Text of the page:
Last Sunday, on his flight home from World Youth Day in Rio, reporters asked several questions of the Holy Father on a variety of subjects. Of note for women is that Francis, while stipulating that the path to priestly ordination for women is closed, he suggested that a deeper “theology of women in the church” might be in order.
From where I sit, Francis’ comments should not be misconstrued to mean the church has no theology of women, for, as many of you know, the church has spoken quite a bit about women and their vocations most notably in the last fifty years. The problem as I see it, is that many women and men in the pews have not heard much about the dignity and vocation of women. I wrote my book, Blessed, Beautiful and Bodacious as an introduction to many of these themes.
In light of this, all I can say to our pontiff is, Holy Father, we welcome this!
And to the media all I can say is, it’s time to catch up on what the church has already said about women!
Read my thoughts on this subject at the “On Faith” column in today’s Washington Post online.
Update: I’m loving this response from former Among Women guest, author Emily Stimpson gives over at CatholicVote.org.
3 comments on “My WaPo response to Francis’ comments about needing a deeper theology of women in the church”
On behalf of Dr. Mark Miravalle, a teacher of Mariology at Franciscan University of Steubenville, let me send his congratulations on your article. Though he’s on vacation right now, he expressly asked me to contact you and convey this message because of the accuracy and way of explaining the Church’s teaching on Mary (at the foot of the cross) and the role of women. He did request that I ask you what you consider the three or four most uniquely feminine characteristics of woman, both in your own opinion, and what you find in Magisterial documents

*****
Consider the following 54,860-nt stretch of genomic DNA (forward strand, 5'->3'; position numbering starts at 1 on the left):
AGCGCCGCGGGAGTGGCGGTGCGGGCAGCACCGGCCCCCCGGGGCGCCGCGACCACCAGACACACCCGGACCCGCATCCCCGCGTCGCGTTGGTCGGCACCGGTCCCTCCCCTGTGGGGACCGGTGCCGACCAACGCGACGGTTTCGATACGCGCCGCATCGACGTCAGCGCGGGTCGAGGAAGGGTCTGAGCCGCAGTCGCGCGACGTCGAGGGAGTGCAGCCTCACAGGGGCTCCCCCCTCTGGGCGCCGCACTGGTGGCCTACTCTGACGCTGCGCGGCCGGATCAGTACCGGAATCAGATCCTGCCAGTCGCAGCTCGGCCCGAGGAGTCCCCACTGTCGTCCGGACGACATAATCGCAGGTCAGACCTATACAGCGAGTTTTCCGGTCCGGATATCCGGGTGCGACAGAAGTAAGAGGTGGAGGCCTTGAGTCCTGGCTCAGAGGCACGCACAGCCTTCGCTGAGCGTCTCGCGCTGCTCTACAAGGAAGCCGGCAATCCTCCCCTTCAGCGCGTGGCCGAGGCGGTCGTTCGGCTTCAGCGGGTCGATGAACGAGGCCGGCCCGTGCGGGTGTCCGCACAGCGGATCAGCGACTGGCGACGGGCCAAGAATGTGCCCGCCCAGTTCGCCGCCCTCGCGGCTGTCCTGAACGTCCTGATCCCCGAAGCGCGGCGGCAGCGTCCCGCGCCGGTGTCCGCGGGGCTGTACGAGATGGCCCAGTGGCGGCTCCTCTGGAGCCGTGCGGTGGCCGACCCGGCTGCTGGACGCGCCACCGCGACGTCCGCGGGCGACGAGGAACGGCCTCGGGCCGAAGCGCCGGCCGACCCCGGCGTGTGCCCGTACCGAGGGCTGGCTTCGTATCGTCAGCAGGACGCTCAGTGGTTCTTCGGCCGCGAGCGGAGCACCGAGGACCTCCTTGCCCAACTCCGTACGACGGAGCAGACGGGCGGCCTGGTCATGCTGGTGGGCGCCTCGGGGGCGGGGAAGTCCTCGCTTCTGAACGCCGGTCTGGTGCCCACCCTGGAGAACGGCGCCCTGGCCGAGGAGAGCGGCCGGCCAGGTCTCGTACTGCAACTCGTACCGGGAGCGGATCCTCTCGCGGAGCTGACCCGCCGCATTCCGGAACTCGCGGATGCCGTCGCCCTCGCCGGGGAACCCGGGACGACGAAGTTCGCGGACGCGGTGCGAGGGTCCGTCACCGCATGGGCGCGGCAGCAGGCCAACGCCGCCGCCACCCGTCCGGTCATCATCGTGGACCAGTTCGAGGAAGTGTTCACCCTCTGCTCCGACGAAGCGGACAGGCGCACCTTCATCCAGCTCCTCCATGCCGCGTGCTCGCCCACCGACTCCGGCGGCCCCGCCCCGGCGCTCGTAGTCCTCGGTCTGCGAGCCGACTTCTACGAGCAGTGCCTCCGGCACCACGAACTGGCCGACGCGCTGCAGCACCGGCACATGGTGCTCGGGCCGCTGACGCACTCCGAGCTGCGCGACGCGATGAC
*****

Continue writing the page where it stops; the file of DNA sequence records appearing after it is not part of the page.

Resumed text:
How wonderful to get a message from my one of my former professors! I hope I’ve learned the Mariology lessons well!
As to the query of the feminine characteristics of women, my book outlines the four qualities that can been gleaned from JPII’s work on the subject, that is receptivity, generosity, sensitivity, and maternity. I take up a discussion of each of these four qualities and call them “gifts” –not only given to women by God for themselves, but given to them for the sake of their mission in the world. The last part of the part emphasizes that the mission of women is largely physical and spiritual motherhood… and what that might look like in a modern woman’s life today, as well as how their mission helps aid the new evangelization as it helps to build a culture of life, including asking women to consider JPII’s call toward a new feminism. Throughout the book I share stories from my own life, including my own journey in getting to know the Blessed Virgin Mary as my own spiritual mother, as I slowly unpack Marian truths that intersect with the themes of the book.
Thank you for writing, and I will look forward to corresponding with Dr Miravalle about the same.
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